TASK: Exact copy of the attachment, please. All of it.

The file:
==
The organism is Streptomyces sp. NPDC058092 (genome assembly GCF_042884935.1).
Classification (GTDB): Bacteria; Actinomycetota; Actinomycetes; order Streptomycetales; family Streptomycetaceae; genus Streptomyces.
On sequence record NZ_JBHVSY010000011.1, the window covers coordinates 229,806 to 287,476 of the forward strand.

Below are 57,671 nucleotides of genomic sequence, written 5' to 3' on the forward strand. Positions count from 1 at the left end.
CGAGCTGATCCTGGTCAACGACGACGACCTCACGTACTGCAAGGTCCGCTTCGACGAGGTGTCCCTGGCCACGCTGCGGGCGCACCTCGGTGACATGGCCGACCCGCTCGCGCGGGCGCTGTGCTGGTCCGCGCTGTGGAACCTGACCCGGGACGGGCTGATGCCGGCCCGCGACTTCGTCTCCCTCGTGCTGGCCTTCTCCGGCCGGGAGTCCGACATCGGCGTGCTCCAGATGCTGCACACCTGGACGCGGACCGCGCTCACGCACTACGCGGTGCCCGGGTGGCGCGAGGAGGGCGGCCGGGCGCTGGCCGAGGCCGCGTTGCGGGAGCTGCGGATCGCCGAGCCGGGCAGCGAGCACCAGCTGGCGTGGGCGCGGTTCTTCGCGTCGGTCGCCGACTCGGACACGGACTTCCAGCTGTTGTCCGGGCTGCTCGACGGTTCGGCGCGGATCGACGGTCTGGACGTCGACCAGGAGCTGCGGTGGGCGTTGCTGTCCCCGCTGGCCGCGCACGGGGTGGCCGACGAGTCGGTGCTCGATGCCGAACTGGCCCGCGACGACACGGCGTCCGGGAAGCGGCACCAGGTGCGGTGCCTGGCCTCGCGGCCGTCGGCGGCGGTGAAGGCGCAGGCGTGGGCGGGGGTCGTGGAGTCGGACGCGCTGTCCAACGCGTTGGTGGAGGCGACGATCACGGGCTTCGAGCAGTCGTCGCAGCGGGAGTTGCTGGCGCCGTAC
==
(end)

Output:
The organism is Streptomyces sp. NPDC058092 (genome assembly GCF_042884935.1).
Classification (GTDB): Bacteria; Actinomycetota; Actinomycetes; order Streptomycetales; family Streptomycetaceae; genus Streptomyces.
On sequence record NZ_JBHVSY010000011.1, the window covers coordinates 229,806 to 287,476 of the forward strand.

Below are 57,671 nucleotides of genomic sequence, written 5' to 3' on the forward strand. Positions count from 1 at the left end.
CGAGCTGATCCTGGTCAACGACGACGACCTCACGTACTGCAAGGTCCGCTTCGACGAGGTGTCCCTGGCCACGCTGCGGGCGCACCTCGGTGACATGGCCGACCCGCTCGCGCGGGCGCTGTGCTGGTCCGCGCTGTGGAACCTGACCCGGGACGGGCTGATGCCGGCCCGCGACTTCGTCTCCCTCGTGCTGGCCTTCTCCGGCCGGGAGTCCGACATCGGCGTGCTCCAGATGCTGCACACCTGGACGCGGACCGCGCTCACGCACTACGCGGTGCCCGGGTGGCGCGAGGAGGGCGGCCGGGCGCTGGCCGAGGCCGCGTTGCGGGAGCTGCGGATCGCCGAGCCGGGCAGCGAGCACCAGCTGGCGTGGGCGCGGTTCTTCGCGTCGGTCGCCGACTCGGACACGGACTTCCAGCTGTTGTCCGGGCTGCTCGACGGTTCGGCGCGGATCGACGGTCTGGACGTCGACCAGGAGCTGCGGTGGGCGTTGCTGTCCCCGCTGGCCGCGCACGGGGTGGCCGACGAGTCGGTGCTCGATGCCGAACTGGCCCGCGACGACACGGCGTCCGGGAAGCGGCACCAGGTGCGGTGCCTGGCCTCGCGGCCGTCGGCGGCGGTGAAGGCGCAGGCGTGGGCGGGGGTCGTGGAGTCGGACGCGCTGTCCAACGCGTTGGTGGAGGCGACGATCACGGGCTTCGAGCAGTCGTCGCAGCGGGAGTTGCTGGCGCCGTAC